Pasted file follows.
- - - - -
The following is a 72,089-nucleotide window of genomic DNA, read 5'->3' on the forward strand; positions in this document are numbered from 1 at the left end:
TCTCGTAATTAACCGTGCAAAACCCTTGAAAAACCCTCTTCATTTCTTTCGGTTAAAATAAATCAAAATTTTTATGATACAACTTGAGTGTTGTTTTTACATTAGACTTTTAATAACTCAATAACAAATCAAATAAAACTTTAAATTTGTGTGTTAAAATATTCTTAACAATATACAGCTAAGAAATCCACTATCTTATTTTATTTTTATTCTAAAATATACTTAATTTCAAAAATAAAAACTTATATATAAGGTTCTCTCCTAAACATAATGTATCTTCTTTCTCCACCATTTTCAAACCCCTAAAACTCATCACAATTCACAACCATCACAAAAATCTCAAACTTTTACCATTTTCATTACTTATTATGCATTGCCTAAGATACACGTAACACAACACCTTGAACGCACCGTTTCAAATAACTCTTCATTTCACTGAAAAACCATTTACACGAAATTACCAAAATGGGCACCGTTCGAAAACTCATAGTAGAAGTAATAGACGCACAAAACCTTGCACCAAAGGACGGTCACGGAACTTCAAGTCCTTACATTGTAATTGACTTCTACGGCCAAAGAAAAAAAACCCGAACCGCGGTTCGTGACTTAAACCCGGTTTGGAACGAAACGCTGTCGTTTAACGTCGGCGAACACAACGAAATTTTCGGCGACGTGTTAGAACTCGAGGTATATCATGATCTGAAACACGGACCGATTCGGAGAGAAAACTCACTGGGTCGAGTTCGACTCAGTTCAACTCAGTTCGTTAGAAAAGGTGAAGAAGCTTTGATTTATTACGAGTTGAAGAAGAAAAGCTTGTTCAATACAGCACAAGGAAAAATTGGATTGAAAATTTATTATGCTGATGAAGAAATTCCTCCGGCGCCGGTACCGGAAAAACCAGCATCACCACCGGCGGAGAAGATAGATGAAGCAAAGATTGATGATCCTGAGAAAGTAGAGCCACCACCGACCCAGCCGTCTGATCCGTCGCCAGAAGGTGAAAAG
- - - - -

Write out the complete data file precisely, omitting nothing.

The following is a 72,089-nucleotide window of genomic DNA, read 5'->3' on the forward strand; positions in this document are numbered from 1 at the left end:
TCTCGTAATTAACCGTGCAAAACCCTTGAAAAACCCTCTTCATTTCTTTCGGTTAAAATAAATCAAAATTTTTATGATACAACTTGAGTGTTGTTTTTACATTAGACTTTTAATAACTCAATAACAAATCAAATAAAACTTTAAATTTGTGTGTTAAAATATTCTTAACAATATACAGCTAAGAAATCCACTATCTTATTTTATTTTTATTCTAAAATATACTTAATTTCAAAAATAAAAACTTATATATAAGGTTCTCTCCTAAACATAATGTATCTTCTTTCTCCACCATTTTCAAACCCCTAAAACTCATCACAATTCACAACCATCACAAAAATCTCAAACTTTTACCATTTTCATTACTTATTATGCATTGCCTAAGATACACGTAACACAACACCTTGAACGCACCGTTTCAAATAACTCTTCATTTCACTGAAAAACCATTTACACGAAATTACCAAAATGGGCACCGTTCGAAAACTCATAGTAGAAGTAATAGACGCACAAAACCTTGCACCAAAGGACGGTCACGGAACTTCAAGTCCTTACATTGTAATTGACTTCTACGGCCAAAGAAAAAAAACCCGAACCGCGGTTCGTGACTTAAACCCGGTTTGGAACGAAACGCTGTCGTTTAACGTCGGCGAACACAACGAAATTTTCGGCGACGTGTTAGAACTCGAGGTATATCATGATCTGAAACACGGACCGATTCGGAGAGAAAACTCACTGGGTCGAGTTCGACTCAGTTCAACTCAGTTCGTTAGAAAAGGTGAAGAAGCTTTGATTTATTACGAGTTGAAGAAGAAAAGCTTGTTCAATACAGCACAAGGAAAAATTGGATTGAAAATTTATTATGCTGATGAAGAAATTCCTCCGGCGCCGGTACCGGAAAAACCAGCATCACCACCGGCGGAGAAGATAGATGAAGCAAAGATTGATGATCCTGAGAAAGTAGAGCCACCACCGACCCAGCCGTCTGATCCGTCGCCAGAAGGTGAAAAG